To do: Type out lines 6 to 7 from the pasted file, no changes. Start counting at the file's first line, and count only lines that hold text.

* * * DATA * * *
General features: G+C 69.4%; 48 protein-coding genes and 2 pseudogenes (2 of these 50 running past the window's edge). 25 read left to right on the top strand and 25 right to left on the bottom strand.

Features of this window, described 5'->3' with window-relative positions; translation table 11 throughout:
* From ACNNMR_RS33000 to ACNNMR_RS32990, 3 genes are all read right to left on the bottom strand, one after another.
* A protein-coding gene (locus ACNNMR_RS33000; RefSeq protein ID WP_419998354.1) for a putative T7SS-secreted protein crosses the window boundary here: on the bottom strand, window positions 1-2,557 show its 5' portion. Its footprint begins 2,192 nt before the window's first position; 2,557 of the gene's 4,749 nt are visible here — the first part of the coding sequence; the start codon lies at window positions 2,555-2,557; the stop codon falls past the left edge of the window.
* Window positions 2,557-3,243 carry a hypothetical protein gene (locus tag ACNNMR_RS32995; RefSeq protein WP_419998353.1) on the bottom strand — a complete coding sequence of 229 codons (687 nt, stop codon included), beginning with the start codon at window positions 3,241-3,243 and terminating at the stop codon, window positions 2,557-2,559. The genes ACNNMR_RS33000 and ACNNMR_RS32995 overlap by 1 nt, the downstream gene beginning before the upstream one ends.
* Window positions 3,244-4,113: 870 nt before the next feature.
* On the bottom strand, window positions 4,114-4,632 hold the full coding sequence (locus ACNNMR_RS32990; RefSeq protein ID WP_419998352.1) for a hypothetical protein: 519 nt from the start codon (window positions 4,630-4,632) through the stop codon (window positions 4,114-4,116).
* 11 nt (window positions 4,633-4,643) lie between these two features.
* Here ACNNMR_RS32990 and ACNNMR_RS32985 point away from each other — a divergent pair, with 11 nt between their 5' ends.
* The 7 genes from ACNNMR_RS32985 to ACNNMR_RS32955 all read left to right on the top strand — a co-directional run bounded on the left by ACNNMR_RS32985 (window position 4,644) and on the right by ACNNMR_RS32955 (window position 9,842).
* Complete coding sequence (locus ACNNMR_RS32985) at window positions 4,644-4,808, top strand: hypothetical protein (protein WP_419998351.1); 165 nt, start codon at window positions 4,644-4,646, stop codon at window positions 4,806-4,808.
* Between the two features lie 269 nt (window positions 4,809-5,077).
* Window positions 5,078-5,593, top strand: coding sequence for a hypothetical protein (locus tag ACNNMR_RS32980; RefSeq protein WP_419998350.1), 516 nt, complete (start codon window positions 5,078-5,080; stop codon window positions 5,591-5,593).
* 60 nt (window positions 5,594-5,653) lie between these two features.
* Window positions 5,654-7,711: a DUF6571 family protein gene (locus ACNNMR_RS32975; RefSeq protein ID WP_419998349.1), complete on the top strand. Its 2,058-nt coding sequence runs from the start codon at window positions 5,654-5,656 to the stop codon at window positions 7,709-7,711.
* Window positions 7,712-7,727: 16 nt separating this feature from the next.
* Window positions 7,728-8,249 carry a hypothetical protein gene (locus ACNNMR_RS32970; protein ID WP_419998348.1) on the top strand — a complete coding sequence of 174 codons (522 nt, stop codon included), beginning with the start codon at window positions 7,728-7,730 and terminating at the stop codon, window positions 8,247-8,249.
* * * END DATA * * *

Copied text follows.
* Window positions 3,244-4,113: 870 nt before the next feature.
* On the bottom strand, window positions 4,114-4,632 hold the full coding sequence (locus ACNNMR_RS32990; RefSeq protein ID WP_419998352.1) for a hypothetical protein: 519 nt from the start codon (window positions 4,630-4,632) through the stop codon (window positions 4,114-4,116).